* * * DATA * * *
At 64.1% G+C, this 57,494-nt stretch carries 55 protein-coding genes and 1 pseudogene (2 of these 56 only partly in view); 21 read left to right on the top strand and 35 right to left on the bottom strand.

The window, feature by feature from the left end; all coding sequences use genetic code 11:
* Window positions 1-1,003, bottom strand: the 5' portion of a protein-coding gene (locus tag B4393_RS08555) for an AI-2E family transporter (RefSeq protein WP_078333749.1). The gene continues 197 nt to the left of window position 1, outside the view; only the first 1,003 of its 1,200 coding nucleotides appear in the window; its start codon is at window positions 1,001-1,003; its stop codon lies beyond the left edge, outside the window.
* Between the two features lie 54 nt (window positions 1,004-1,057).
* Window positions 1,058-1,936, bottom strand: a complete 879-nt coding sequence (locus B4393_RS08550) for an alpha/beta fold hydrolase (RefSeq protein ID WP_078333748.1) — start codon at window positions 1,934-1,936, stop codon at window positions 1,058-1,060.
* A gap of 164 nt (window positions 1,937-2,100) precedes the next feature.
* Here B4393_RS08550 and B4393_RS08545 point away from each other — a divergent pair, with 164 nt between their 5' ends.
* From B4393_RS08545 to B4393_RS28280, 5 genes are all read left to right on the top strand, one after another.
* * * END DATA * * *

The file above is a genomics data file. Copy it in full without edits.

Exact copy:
At 64.1% G+C, this 57,494-nt stretch carries 55 protein-coding genes and 1 pseudogene (2 of these 56 only partly in view); 21 read left to right on the top strand and 35 right to left on the bottom strand.

The window, feature by feature from the left end; all coding sequences use genetic code 11:
* Window positions 1-1,003, bottom strand: the 5' portion of a protein-coding gene (locus tag B4393_RS08555) for an AI-2E family transporter (RefSeq protein WP_078333749.1). The gene continues 197 nt to the left of window position 1, outside the view; only the first 1,003 of its 1,200 coding nucleotides appear in the window; its start codon is at window positions 1,001-1,003; its stop codon lies beyond the left edge, outside the window.
* Between the two features lie 54 nt (window positions 1,004-1,057).
* Window positions 1,058-1,936, bottom strand: a complete 879-nt coding sequence (locus B4393_RS08550) for an alpha/beta fold hydrolase (RefSeq protein ID WP_078333748.1) — start codon at window positions 1,934-1,936, stop codon at window positions 1,058-1,060.
* A gap of 164 nt (window positions 1,937-2,100) precedes the next feature.
* Here B4393_RS08550 and B4393_RS08545 point away from each other — a divergent pair, with 164 nt between their 5' ends.
* From B4393_RS08545 to B4393_RS28280, 5 genes are all read left to right on the top strand, one after another.